Your child is 18 going off to college. What will you do in case of his medical emergency at school? He’s 18; he now has privacy rights and the hospital will not communicate with you. As stated in this Forbes article:
If you are about to send a child off to college or to a gap-year program, you’re probably busy with last-minute shopping, packing and worrying about roommates. Here’s one more thing you should do as you prepare for the big separation: Ask this young adult to sign a durable power of attorney and a health care proxy.
These two estate planning documents, more commonly associated with older folks, are essential for younger people too. Without them, in most states parents don’t have the authority to make health care decisions or manage money for their kids once they turn 18—even if they are paying the tuition, still have those kids on their health insurance plans and claim them as dependents on their tax returns. That means if a young adult is in an accident and becomes disabled, even temporarily, a parent might need court approval to act on his or her behalf.
“Once a child turns 18, the child is legally a stranger to you,” said Jane F. Wolk, a trusts and estates attorney practicing in New York and New Jersey, referring to the legal age in almost all states; in a few, the legal age is older. “You, as a parent, have no more right to obtain medical information on your legal-age son or daughter than you would to obtain information about a stranger on the street.” And that is true even if the young-adult child is covered under the parents’ health insurance, and even if the parents are paying the bill.
A medical provider can choose to disclose protected health information to a family member, even without the patient’s authorization, if, in her professional judgment, it serves the best interest of the patient. But providers often come down on the side of patient privacy, particularly if they have never met the family member.
The need to provide healthcare or at least gain healthcare information is most important consideration; however, How can you check on his grades? He’s 18 the school is not going to communicate with you.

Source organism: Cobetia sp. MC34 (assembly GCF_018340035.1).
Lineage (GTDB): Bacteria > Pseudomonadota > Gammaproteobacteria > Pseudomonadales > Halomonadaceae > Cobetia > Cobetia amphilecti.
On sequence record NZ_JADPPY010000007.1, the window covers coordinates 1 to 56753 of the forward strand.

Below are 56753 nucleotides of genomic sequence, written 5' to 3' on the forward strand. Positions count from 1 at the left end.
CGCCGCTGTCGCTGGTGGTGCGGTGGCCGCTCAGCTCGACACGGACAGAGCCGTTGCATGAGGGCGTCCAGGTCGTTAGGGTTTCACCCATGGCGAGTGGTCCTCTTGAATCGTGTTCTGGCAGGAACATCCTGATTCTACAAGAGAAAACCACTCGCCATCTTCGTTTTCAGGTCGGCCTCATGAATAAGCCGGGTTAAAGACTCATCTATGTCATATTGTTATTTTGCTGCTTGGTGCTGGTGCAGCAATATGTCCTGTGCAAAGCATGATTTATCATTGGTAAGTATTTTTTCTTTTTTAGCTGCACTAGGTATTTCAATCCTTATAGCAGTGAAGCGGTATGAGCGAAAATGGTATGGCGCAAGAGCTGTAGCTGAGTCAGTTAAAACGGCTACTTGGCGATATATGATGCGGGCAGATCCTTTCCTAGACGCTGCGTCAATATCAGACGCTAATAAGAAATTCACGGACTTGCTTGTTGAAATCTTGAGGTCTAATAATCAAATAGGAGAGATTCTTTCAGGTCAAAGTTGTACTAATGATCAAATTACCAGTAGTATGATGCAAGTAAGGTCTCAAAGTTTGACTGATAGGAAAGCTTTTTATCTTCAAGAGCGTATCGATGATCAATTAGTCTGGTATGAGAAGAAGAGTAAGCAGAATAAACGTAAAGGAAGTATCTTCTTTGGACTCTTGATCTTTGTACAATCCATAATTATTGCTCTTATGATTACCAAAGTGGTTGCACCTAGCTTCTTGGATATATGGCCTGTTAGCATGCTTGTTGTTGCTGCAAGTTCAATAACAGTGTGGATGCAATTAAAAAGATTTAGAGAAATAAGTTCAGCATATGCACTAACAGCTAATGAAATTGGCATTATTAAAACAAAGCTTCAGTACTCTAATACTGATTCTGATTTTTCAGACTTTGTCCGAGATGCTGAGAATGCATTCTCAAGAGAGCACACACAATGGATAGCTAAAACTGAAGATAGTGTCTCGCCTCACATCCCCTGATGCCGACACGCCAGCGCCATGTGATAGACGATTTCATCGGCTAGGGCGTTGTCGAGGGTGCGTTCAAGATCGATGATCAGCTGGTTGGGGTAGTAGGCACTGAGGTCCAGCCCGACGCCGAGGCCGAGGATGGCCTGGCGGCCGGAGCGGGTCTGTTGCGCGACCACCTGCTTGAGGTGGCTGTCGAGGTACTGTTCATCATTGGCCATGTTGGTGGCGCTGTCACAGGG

Though parents often pay for tuition, they are not parties to the agreement between student and school, Franc explains. Rules vary from one institution to the next, but many schools will not disclose grades without a student’s permission. A power of attorney, which gives an agent the right to enter into, renegotiate or amend contracts, can also be used to get access to the transcript, Franc says.
The Family Educational Rights and Privacy Act (FERPA) (20 U.S.C. § 1232g; 34 CFR Part 99) is a Federal law that protects the privacy of student education records, even if you are paying the tuition.
For Alabama, I would recommend your child sign a Durable Power of Attorney without springing features. I would also recommend that you convince your child to waive their FERPA privacy rights in your favot. I would also recommend a Living Will for the child with healthcare proxy provisions. Per Financial Advisor:
Estate plans are not just for old, rich people, says Ric Edelman, the founder of Edelman Financial Group in Fairfax, Va.
Instead, everyone 18 years and older should have one. . .
A medical directive and medical power of attorney are particularly important for a young person. Through these legal vehicles, a young person can explain whether he or she wants to be kept on life support and what arrangements should be made for internment. . .
“If a young person is disabled and unable to take care of affairs, someone needs to make sure money is in the bank so that bills get paid,” Edelman warns. Someone also has to be designated as durable power of attorney so that rent, car payments and other bills are paid.